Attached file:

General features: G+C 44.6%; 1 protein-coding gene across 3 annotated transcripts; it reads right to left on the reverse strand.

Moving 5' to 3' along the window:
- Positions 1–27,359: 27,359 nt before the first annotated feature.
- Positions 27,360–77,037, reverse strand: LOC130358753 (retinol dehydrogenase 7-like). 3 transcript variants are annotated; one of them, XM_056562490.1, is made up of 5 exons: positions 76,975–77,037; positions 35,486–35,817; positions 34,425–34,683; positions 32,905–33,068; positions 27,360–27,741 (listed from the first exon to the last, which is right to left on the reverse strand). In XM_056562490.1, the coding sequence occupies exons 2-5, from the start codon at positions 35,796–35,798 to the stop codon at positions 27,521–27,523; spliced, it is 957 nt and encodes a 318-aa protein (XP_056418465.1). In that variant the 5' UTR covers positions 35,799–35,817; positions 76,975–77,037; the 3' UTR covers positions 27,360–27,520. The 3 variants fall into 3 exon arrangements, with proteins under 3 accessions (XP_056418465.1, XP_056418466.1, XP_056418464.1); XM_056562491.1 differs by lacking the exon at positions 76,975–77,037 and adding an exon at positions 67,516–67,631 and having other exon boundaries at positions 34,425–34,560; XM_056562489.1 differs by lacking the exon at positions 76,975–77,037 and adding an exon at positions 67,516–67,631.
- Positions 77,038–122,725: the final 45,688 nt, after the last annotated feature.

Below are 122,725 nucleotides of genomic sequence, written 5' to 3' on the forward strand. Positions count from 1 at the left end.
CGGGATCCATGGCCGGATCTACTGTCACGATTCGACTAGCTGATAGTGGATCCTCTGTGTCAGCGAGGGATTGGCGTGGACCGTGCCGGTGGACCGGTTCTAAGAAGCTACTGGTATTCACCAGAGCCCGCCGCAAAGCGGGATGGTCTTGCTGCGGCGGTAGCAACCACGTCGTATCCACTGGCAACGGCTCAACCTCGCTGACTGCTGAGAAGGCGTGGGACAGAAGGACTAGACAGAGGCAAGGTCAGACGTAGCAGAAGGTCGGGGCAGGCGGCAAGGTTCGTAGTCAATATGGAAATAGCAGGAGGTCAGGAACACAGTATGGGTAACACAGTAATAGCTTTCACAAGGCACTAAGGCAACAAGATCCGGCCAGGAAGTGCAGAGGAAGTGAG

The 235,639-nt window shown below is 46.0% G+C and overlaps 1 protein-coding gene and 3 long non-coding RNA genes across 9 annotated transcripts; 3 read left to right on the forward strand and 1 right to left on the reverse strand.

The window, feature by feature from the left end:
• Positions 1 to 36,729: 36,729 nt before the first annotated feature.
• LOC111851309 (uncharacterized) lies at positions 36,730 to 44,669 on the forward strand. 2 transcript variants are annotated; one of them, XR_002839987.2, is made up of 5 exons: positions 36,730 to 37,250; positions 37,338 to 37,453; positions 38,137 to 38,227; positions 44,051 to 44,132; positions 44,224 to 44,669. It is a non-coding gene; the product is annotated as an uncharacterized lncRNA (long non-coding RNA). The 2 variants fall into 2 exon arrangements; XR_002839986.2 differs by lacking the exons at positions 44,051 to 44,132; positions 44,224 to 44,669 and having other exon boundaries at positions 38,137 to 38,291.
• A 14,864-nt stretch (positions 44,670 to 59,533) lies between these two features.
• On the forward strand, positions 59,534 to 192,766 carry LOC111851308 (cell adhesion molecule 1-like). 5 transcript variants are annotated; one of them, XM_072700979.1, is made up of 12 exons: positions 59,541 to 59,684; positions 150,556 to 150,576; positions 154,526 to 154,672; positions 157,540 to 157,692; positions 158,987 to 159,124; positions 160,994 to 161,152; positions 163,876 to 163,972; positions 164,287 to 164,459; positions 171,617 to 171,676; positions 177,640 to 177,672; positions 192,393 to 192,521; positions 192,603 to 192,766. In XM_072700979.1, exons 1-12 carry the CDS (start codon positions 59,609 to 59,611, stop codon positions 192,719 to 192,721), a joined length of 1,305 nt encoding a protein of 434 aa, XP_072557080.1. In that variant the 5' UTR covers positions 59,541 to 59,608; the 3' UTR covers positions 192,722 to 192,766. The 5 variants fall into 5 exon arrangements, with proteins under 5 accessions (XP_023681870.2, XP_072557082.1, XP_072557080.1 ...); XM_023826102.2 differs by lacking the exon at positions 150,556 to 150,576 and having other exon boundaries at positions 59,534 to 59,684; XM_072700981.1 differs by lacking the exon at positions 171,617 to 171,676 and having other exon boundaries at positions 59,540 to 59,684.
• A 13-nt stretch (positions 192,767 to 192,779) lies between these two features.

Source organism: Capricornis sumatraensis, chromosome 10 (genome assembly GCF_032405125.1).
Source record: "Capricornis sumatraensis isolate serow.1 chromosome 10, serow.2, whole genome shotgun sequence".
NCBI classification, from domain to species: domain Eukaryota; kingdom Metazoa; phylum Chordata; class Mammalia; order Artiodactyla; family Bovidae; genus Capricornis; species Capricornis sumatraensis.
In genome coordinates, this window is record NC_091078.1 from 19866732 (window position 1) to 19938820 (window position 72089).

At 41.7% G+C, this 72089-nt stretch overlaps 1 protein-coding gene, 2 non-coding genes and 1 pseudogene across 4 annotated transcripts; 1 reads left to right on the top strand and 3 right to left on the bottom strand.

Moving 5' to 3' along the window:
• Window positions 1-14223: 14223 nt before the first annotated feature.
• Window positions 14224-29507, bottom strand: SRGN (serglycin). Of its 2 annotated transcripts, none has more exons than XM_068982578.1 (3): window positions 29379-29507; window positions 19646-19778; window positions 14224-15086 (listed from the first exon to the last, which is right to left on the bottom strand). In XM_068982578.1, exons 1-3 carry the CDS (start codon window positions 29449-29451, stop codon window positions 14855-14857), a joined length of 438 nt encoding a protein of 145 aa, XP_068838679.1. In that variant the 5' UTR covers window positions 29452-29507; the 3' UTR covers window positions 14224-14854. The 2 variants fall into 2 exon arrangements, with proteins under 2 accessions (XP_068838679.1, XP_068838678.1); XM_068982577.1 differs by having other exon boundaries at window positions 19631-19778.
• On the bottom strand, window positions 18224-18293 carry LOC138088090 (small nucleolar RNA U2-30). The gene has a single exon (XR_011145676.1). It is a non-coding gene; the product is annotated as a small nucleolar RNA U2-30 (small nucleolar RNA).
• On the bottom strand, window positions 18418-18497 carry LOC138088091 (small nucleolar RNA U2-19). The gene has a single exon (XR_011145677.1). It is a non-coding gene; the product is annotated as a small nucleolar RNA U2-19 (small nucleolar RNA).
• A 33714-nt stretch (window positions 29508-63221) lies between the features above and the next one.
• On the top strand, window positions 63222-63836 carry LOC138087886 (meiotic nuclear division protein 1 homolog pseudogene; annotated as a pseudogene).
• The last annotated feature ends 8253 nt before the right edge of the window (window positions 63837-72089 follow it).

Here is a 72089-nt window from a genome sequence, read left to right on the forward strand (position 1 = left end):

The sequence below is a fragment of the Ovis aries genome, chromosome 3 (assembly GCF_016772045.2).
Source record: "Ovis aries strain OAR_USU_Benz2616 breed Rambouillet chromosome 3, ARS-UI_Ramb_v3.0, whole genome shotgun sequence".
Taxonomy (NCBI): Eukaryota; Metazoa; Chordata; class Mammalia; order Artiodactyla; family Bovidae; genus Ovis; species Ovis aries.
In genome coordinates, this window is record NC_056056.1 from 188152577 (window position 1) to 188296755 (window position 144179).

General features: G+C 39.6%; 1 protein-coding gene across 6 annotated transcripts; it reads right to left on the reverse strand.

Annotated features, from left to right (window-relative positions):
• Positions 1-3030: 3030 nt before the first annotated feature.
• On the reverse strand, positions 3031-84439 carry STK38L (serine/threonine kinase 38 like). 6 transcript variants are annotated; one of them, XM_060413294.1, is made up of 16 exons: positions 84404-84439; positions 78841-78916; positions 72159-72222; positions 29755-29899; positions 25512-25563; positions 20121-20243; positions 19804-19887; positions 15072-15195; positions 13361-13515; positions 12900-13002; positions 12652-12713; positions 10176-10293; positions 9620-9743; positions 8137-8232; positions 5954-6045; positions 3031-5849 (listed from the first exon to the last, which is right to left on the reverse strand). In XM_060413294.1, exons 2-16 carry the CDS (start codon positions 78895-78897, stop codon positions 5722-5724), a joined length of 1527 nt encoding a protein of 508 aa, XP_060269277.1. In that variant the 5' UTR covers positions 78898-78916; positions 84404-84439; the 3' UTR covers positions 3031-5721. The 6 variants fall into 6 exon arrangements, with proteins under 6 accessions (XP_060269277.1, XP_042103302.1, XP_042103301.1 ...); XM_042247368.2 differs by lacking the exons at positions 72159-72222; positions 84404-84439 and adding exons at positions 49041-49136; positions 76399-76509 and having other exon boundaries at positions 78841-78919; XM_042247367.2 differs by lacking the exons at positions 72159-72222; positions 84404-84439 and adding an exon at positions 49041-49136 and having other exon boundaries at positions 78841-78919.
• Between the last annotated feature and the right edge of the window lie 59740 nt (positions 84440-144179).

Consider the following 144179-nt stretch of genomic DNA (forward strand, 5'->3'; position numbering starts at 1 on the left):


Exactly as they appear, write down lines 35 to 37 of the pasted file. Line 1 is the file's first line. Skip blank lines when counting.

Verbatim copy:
• Positions 1-3030: 3030 nt before the first annotated feature.
• On the reverse strand, positions 3031-84439 carry STK38L (serine/threonine kinase 38 like). 6 transcript variants are annotated; one of them, XM_060413294.1, is made up of 16 exons: positions 84404-84439; positions 78841-78916; positions 72159-72222; positions 29755-29899; positions 25512-25563; positions 20121-20243; positions 19804-19887; positions 15072-15195; positions 13361-13515; positions 12900-13002; positions 12652-12713; positions 10176-10293; positions 9620-9743; positions 8137-8232; positions 5954-6045; positions 3031-5849 (listed from the first exon to the last, which is right to left on the reverse strand). In XM_060413294.1, exons 2-16 carry the CDS (start codon positions 78895-78897, stop codon positions 5722-5724), a joined length of 1527 nt encoding a protein of 508 aa, XP_060269277.1. In that variant the 5' UTR covers positions 78898-78916; positions 84404-84439; the 3' UTR covers positions 3031-5721. The 6 variants fall into 6 exon arrangements, with proteins under 6 accessions (XP_060269277.1, XP_042103302.1, XP_042103301.1 ...); XM_042247368.2 differs by lacking the exons at positions 72159-72222; positions 84404-84439 and adding exons at positions 49041-49136; positions 76399-76509 and having other exon boundaries at positions 78841-78919; XM_042247367.2 differs by lacking the exons at positions 72159-72222; positions 84404-84439 and adding an exon at positions 49041-49136 and having other exon boundaries at positions 78841-78919.
• Between the last annotated feature and the right edge of the window lie 59740 nt (positions 84440-144179).